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Jobs and farming the key to recovery from oil conflict

Florence Abuah, mother of seven and grandmother of 10, says “after the crisis we began planting crops to earn our daily bread. We have nothing else to meet our needs.” She says farmers in Rumuekpe grow cassava, maize, and other vegetables like yams. She says the government should use money it earns from exporting oil to “give us a school, a health center, good roads, and water.” Photo: George Osodi / Panos for Oxfam America.

Agricultural expert says finance for farmers would drive development.

Nearly six years of conflict has left the village of Imogu in ruins. Most of the buildings were destroyed, and everyone fled as men battled for political and military control of the area, and the power to manage money coming from oil companies operating in this part of the Niger Delta.

A bombed out home is now surrounded by cassava as survivors of the communal violence in Rumuekpe struggle to grow enough food to survive. Photo: George Osodi / Panos for Oxfam America.

There are few jobs, so Florence Abua, an elderly mother of seven and grandmother of 10, says most everyone is farming for food to eat. She says she grows maize, vegetables, and yams. “We have nothing else to meet our needs,” she says.

With few options for jobs, and little money to rebuild their homes, farming is not just the only option, it is essential to feed a hungry family, explains Patience Nfarinwo, an unemployed agricultural extension worker with short hair and a broad smile. She used to work for the Ministry of Agriculture before the fighting drove her and her family away. She has not been able to work since 2007, and since returning has been growing maize and vegetables with her husband, hoping the government will hire her again.

Nfarinwo shows us her reconstructed home, behind a deep blue metal gate, where she has a motorbike she used to ride when she visited farmers in their fields to help them learn the latest farming techniques and opportunities to access markets . She also has a cassava mill, but ironically, no fuel to run it; it sits gathering dust next to her door.

Patience Nfarinwu, 36, is a graduate of University of Port Harcourt in Nigeria with a degree in agricultural science. She used to work as an agricultural extension worker for the government, helping farmers improve their production, until violent conflict forced everyone in the area to flee. She says the government should devote some of the money it earns from exporting oil to provide affordable finance to farmers. Photo: George Osodi / Panos for Oxfam America.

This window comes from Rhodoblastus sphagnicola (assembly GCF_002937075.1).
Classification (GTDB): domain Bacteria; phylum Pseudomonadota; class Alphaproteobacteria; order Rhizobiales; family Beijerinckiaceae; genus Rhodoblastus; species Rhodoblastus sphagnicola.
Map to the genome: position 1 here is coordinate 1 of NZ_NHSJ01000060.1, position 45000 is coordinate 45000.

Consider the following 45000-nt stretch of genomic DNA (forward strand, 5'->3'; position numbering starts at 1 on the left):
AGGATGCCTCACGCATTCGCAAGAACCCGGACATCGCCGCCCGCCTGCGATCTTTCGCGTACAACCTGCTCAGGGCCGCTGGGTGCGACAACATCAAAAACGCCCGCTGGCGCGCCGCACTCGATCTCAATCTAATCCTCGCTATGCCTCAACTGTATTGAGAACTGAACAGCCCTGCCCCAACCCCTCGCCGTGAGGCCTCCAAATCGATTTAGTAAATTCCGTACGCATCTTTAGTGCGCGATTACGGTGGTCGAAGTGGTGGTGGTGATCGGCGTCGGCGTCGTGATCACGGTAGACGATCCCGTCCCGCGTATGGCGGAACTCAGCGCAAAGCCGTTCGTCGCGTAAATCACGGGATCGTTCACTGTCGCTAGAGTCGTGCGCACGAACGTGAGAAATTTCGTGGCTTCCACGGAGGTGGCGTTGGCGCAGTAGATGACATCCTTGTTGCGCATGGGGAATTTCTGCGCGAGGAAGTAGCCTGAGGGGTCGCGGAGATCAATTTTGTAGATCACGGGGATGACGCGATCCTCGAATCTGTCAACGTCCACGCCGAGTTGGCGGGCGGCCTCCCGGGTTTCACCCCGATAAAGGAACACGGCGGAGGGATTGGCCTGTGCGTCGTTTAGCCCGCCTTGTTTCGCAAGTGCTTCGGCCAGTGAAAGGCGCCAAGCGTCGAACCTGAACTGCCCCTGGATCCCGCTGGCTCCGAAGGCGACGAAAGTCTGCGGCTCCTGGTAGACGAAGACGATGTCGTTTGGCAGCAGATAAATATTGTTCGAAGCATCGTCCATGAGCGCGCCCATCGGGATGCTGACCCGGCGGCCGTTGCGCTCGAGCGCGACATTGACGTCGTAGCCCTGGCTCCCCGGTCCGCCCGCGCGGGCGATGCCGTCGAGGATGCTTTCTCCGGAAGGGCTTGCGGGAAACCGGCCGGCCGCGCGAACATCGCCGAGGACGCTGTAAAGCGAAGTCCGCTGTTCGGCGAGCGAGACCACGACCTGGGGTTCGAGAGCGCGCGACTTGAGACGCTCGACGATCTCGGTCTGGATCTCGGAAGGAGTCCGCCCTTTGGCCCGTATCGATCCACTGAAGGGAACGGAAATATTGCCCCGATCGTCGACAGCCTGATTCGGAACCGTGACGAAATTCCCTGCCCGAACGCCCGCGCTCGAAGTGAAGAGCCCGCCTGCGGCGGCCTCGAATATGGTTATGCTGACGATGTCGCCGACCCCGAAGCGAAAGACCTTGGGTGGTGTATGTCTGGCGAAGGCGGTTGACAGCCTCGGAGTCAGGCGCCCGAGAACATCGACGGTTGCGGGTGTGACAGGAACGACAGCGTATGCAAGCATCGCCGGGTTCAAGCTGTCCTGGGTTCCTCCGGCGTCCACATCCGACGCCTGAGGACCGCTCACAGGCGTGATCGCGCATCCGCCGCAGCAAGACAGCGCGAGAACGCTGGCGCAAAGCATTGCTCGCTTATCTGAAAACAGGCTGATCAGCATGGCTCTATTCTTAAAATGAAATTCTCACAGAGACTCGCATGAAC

Despite millions of barrels of oil passing by Imogu and the larger Rumeukpe community in pipelines destined for export, Nfarinwo says there is now virtually no investment in agriculture here. Funding to irrigate crops, support extension workers like Nfarinwo or help build strong markets and create jobs, has been scarce.  She thinks it’s essential for the government to start supporting farmers again.

“People will be employed in agriculture, so they can earn a living, but if not, people have no skill,” she says. “We need to develop the youth, so they have some skills, and agriculture can revive this area.”

“When we produce food, it helps our community,” she says.

Farmers need finance

Worried farmers are reflected in pool of oil and water near the site of a pipeline spill in Rumuekpe. Farmers and fishers all over the oil-producing Niger Delta area are affected by pollution, one of the sources of conflict in the region. Local people here complain of inadequate environmental protection measures and a lack of accountability on the part of the government to ensure spills like this are cleaned up and people affected by it are compensated. Photo: George Osodi / Panos for Oxfam America.

Nfarinwo sees one way for the government to support farmers: an affordable form of finance. “Farmers here need capital,” she says. “Without money we can’t do anything. They can’t access land, hire people to help them clear brush…they can’t even start. It’s all about money.”

Nfarinwo says information about how much the oil companies in Rumuekpe are paying the Nigerian federal government might help farmers get some more support. “Knowing how much money they get from oil companies, we can then ask them to develop our agricultural land so we can earn a living, employ farmers, and have food to eat,” she says. “And people can start their lives again.”

Help communities in the Niger Delta and other oil-producing areas to get the money they need to so small-scale farmers can grow more food for their families and earn a decent living.

Sign the petition

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